A loan of $3,000 helped to purchase a mini-bus for a produce sales start-up.


Maka's story

Maka is from Imertubani, South Georgia. She is 32 years old and lives with her family: her husband, Gocha; her mother-in-law; and two sons, nine and six years old, who go to school. Maka has requested loans from local financial institutions for her trade business start-up several times, but her loan requests were rejected because of her family’s low income and the higher risks associated with start-up businesses.

Maka and Gocha have 2 hectares of land where they grow potatoes, which they sell to local wholesalers. The total average monthly income of the family is 400 GEL. According to Credo estimations Maka and her family belong to the "subsistence poor" category.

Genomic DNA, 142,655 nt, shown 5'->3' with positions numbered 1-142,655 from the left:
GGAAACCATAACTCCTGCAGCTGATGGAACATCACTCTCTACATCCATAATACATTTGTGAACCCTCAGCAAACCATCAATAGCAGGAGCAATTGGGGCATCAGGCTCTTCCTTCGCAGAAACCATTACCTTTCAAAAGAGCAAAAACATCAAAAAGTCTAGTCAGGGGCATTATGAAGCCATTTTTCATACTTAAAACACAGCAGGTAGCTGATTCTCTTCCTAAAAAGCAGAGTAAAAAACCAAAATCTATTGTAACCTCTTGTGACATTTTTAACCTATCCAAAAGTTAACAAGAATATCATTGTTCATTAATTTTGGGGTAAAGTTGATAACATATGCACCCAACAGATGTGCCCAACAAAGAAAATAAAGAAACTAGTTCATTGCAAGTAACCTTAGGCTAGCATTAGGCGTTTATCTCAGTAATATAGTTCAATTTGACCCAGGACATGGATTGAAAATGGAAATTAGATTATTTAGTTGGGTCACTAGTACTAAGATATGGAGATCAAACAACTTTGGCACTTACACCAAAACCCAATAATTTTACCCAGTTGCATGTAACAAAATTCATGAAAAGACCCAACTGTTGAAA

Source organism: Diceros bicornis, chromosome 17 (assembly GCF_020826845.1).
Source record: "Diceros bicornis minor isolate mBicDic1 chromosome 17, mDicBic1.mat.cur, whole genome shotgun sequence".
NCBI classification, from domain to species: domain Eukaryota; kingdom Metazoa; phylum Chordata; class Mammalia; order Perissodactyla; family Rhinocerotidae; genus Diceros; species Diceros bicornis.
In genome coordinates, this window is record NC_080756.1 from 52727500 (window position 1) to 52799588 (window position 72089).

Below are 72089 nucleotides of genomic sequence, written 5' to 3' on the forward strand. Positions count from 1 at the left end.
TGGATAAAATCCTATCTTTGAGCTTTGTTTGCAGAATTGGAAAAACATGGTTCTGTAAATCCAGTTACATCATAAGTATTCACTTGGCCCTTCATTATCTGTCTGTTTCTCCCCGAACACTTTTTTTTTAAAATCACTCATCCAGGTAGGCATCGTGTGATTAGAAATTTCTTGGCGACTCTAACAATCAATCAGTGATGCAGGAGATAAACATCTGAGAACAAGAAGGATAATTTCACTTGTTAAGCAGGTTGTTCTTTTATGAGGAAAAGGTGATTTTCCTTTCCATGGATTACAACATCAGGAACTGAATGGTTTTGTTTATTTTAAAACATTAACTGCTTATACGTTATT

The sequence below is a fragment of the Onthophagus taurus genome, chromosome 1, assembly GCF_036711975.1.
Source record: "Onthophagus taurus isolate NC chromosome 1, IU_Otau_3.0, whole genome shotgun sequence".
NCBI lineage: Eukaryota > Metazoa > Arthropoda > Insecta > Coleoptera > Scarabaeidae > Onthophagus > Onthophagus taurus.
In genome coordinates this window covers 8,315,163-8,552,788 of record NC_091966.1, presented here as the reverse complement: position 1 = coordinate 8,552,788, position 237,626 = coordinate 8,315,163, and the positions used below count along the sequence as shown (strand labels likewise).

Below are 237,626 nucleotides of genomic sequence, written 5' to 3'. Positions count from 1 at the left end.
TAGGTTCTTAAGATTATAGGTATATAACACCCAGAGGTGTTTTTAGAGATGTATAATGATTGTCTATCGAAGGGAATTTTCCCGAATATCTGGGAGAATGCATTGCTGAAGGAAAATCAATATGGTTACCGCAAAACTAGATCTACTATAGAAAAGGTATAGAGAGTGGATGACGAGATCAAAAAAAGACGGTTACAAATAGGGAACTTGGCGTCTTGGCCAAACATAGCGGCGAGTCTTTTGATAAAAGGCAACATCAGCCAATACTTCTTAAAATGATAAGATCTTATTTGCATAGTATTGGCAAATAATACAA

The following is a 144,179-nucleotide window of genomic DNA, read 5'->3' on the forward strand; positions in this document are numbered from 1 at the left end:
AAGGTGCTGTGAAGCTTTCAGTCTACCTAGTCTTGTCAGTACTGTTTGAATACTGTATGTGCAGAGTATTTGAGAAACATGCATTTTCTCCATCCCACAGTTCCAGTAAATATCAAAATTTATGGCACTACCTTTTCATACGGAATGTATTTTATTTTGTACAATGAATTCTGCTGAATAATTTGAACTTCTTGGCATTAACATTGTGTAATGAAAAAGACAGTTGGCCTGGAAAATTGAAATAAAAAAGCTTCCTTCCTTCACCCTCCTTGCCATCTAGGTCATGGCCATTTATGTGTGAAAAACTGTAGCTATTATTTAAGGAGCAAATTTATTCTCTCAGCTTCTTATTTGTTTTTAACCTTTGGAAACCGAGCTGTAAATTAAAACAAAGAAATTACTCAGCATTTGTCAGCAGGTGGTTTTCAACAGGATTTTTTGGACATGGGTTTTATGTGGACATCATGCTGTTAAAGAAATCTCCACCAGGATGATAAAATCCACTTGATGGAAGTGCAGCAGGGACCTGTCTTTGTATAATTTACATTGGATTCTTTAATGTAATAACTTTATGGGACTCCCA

Maka requested an agricultural loan from Credo to start a small-scale agricultural business. Her loan request was approved as part of a new joint initiative by Kiva and Credo. This start-up loan program envisages providing start-up and re-start credits with soft conditions to the country's rural poor, who do not have access to credit because they are regarded as “high risk borrowers” due to their low income levels.

With the loan credit, Maka will purchase a mini-bus. She and Gocha will use it to transport fruits and vegetables for sale. They will purchase produce from local farmers at wholesale prices and sell it from the mini-bus in nearby towns. The family will earn additional income and they will be able to improve their living conditions.



Loan details


Lenders and lending teams



Loan details